How tech caught a killer: The tech behind catching the Austin serial bomber

The suspected serial bomber who killed two people and terrorized Austin, Texas for three harrowing weeks was killed in a dramatic confrontation with police overnight Wednesday, authorities said.

The operation was aided by different uses of technology, including surveillance cameras and cell phone triangulation.

The suspect, who has been identified as 24-year-old Mark Anthony Conditt, was killed near the motel he was traced to thanks to surveillance footage from a Federal Express drop-off store, The Austin American-Stateman reported.

The authorities were able to gather information after police noticed the subject shipped an explosive device from a Sunset Valley FedEx store, a suburb approximately 25 minutes away from Austin. The evidence included the security footage from the store, as well as store receipts obtained showing suspicious transactions.

AUSTIN SERIAL BOMBING SUSPECT KILLED IN DRAMATIC CONFRONTATION; ID'D AS 24-YEAR-OLD MAN

Officials work at the scene where the suspect in a spate of bombing attacks that have terrorized Austin over the past month blew himself up with an explosive device as authorities closed in, the police said early Wednesday, March 21, 2018. (AP Photo/Eric Gay)

 (Officials work at the scene where the suspect in a spate of bombing attacks that have terrorized Austin over the past month blew himself up with an explosive device as authorities closed in, the police said early Wednesday, March 21, 2018. AP Photo/Eric Gay)

Google search history

The authorities were also able to look at the individual's Google search history, the Statesman noted, which gave them further insight into his dealings.

Google accepts subpoenas for search data and "reviews the request to make sure it satisfies legal requirements and Google's policies," the company notes in its transparency report.

In order for Google to produce any data, the request has to be made in writing, signed by an official of the requesting agency and issued under an appropriate law. Google can also look to narrow the request if it believes it is "overly broad."

Officials work at the scene early Wednesday, March 21, 2018, in the Austin suburb of Round Rock, Texas, where according to authorities the suspect in a spate of bombing attacks that have terrorized Austin over the past month blew himself up with an explosive device as authorities closed in. (AP Photo/Eric Gay)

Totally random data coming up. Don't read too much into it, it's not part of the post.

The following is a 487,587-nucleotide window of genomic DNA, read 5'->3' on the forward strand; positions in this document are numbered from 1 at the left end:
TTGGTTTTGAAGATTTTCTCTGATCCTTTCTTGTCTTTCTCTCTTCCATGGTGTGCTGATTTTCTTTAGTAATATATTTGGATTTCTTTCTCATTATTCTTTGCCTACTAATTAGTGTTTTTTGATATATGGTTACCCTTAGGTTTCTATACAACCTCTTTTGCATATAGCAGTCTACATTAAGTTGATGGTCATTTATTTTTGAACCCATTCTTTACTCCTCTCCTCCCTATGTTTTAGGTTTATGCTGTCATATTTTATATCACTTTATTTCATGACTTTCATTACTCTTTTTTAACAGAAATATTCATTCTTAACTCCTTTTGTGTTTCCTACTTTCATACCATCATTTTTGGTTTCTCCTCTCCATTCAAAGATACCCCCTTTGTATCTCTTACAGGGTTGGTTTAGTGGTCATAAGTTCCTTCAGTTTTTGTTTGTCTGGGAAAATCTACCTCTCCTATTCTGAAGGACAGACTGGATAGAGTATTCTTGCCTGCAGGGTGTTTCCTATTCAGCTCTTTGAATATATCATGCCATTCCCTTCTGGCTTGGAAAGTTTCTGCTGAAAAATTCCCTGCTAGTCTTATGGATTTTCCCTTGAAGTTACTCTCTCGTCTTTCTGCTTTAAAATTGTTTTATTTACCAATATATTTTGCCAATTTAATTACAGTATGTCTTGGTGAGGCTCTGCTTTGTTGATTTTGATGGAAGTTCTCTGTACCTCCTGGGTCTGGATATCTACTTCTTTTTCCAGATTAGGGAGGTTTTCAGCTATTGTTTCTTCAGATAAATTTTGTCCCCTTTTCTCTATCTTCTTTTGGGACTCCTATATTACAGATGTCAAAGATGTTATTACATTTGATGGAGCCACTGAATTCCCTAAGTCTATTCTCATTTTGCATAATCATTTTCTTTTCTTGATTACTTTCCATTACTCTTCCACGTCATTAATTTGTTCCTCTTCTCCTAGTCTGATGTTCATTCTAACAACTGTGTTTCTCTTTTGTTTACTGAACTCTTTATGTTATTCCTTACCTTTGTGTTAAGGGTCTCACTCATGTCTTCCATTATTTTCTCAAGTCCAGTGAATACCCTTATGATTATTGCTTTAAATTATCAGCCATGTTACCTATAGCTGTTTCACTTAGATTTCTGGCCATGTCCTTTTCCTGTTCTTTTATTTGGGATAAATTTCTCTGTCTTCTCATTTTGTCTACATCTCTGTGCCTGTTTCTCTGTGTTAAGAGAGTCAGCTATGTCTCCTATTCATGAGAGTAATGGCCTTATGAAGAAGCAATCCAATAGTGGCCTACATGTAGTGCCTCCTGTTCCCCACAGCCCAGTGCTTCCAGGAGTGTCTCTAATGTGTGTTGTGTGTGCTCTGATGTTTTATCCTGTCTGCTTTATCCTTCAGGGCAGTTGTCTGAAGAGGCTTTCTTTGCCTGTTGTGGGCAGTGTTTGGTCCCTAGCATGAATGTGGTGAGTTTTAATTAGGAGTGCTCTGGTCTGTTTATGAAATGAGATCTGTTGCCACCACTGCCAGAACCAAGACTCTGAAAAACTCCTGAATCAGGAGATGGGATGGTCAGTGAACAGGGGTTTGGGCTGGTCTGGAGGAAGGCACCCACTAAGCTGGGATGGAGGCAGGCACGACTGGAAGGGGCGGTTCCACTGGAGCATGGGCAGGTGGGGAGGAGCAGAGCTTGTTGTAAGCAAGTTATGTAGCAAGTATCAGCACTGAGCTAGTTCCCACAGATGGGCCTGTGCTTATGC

(Copyright 2018 The Associated Press. All rights reserved.)

Cell phone triangulation

The authorities were also able to use cell phone triangulation technology, which provides a cell phone's location data via information collected from nearby cell towers.

According to a primer from the National Association of Criminal Defense Lawyers, cell phone triangulation uses multiple cell phone towers to track the phone with greater precision than say a single cell tower.

The phone's GPS capabilities can track the phone within 5 to 10 feet and can also provide "historical" or "prospective" location information. It can also "ping" the phone, forcing it to reveal its exact location.

Thanks to the prevalence of 4G connectivity, cell phone triangulation is more effective than it was before, Fox News has previously reported.

As cell phone companies store this type of data, law enforcement authorities must request it via the appropriate court processes.

Authorities in Austin were able to use this technology to trace the suspect to a hotel in Williamson County.

The incident appears to have brought to an end a terrifying sequence that began March 2, when Anthony Steven House, 39, was killed when a package he discovered on his porch in northeast Austin exploded.

Ten days later, a second "porch bomb" exploded nearby, killing 17-year-old Draylen Masonand injuring his mother. A third bomb went off on March 12, injuring Esperanza Herrera, 75, and police quickly determined all three were connected.

As the Texas capital's residents sought answers, developments took a frightening turn March 18, when two men were injured by a bomb that was set off by a sophisticated "trip wire" made of fishing string. That bomb, along with the accelerated pattern of attacks, spurred fears authorities were hunting a highly trained maniac.

Fox News' James Rogers, Bradford Betz and Elizabeth Zwirz contributed to this story. Follow Chris Ciaccia on Twitter @Chris_Ciaccia